British Foreign Office minister Hugo Swire said in a newspaper opinion piece that Hong Kong's progress towards universal suffrage was "vital to its future stability" and that electoral reforms must offer voters a "genuine choice".
But Chief Executive Leung Chun-ying hit back saying the question of Hong Kong's progress towards universal suffrage was "not relevant" to Britain.
"Hong Kong does not need support from British government or any other foreign governments on the issue of political reform and universal suffrage for Chief Executive in 2017," he told reporters.
"This matter is entirely within the [policy] area of the Chinese people, and is not relevant to Britain," Leung said after a public forum in a local school.
His remarks echo previous frosty statements made by Beijing accusing the United States of meddling with the financial hub's internal affairs when Washington's consul general in Hong Kong spoke in favour of universal suffrage.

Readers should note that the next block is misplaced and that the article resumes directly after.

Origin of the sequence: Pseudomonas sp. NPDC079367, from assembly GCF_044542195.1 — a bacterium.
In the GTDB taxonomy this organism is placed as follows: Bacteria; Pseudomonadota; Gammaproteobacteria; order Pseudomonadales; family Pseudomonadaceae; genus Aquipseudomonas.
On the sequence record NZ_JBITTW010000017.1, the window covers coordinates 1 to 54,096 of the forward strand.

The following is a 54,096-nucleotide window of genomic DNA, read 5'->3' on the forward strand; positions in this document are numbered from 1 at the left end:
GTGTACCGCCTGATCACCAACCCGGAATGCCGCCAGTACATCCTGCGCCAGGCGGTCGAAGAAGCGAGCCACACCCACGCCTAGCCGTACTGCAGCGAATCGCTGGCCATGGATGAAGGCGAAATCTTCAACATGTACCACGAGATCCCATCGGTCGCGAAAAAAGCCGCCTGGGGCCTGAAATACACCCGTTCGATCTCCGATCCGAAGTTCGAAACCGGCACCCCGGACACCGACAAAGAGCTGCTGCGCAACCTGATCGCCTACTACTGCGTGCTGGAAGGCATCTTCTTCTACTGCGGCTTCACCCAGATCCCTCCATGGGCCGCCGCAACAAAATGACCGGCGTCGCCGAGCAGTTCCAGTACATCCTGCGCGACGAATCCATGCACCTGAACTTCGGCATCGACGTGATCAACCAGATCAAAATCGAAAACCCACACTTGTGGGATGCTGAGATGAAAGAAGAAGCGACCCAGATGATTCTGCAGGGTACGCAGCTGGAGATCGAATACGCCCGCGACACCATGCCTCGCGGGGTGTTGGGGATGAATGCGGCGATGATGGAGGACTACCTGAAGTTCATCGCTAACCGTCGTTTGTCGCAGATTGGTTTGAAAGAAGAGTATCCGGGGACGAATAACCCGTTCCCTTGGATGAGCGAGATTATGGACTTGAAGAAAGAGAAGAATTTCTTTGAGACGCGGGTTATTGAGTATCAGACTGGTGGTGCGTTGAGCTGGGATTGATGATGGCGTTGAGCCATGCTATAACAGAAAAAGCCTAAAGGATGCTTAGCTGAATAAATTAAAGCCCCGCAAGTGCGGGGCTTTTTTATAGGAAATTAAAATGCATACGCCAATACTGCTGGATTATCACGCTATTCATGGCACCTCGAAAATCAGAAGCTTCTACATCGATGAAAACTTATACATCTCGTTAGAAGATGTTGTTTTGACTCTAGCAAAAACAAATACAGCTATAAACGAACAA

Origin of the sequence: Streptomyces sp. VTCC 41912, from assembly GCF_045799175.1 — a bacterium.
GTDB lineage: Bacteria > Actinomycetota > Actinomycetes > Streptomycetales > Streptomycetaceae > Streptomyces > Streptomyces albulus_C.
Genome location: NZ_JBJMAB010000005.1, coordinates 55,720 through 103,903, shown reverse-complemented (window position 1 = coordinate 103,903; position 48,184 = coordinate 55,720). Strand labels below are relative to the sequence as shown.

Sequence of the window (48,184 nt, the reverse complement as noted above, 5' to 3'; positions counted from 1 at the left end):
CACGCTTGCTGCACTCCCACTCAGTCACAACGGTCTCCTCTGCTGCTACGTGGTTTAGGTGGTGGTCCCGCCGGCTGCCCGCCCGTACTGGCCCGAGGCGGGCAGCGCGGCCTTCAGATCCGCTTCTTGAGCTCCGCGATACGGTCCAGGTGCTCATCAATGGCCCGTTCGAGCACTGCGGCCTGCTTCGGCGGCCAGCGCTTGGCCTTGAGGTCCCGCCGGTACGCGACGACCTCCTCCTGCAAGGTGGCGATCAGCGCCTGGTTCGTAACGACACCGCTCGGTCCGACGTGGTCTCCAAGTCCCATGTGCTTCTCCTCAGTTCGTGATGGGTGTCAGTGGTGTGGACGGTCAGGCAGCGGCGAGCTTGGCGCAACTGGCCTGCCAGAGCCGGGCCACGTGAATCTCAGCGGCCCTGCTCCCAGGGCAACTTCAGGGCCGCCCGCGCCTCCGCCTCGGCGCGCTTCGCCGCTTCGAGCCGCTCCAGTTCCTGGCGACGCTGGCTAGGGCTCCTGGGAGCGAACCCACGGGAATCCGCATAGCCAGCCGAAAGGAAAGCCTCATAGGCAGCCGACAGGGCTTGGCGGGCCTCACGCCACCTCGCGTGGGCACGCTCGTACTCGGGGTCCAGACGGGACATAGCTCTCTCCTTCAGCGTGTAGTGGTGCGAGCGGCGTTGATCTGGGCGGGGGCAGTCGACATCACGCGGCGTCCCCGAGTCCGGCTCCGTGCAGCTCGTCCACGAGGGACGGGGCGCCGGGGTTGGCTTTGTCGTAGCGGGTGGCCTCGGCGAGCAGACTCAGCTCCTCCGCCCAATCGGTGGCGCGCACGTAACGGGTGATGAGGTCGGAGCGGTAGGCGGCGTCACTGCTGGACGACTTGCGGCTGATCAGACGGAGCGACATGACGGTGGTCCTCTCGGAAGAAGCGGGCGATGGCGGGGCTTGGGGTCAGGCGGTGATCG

China has promised that the city will see a transition to universal suffrage by 2017, though critics say little or no progress has been made on the issue as the deadline draws closer.
Debate over Hong Kong's electoral reforms has revolved around how candidates will be chosen to stand for the 2017 chief executive election, with fears Beijing will restrict voters' choices.
Even if the elections are held as promised, the pro-reform lobby fears Beijing will try to weaken the influence of the feisty pro-democracy camp, which has dominated previous legislative elections.
Swire, a minister of state at the Foreign Office, said in an opinion piece published on the Saturday edition of the South China Morning Post: "There is no perfect model anywhere in the world, but the important thing is that the people of Hong Kong have a genuine choice to enable them to feel they have a real stake in the outcome."
He added: "Britain stands ready to support in any way we can".
Leung said in response to Swire's remarks:"There is no need for the British government nor any foreign government to intervene on the matter."
Beijing last month accused Washington's consul general in Hong Kong, Clifford Hart, of meddling in China's internal affairs after he made remarks on looking forward to "progress towards genuine universal suffrage".
Hong Kong returned to Chinese rule in 1997 under an agreement with Britain that grants it semi-autonomous status and enshrines civil liberties not seen in mainland China.
Leung said on Sunday the agreement did not stipulate the city will be guaranteed universal suffrage.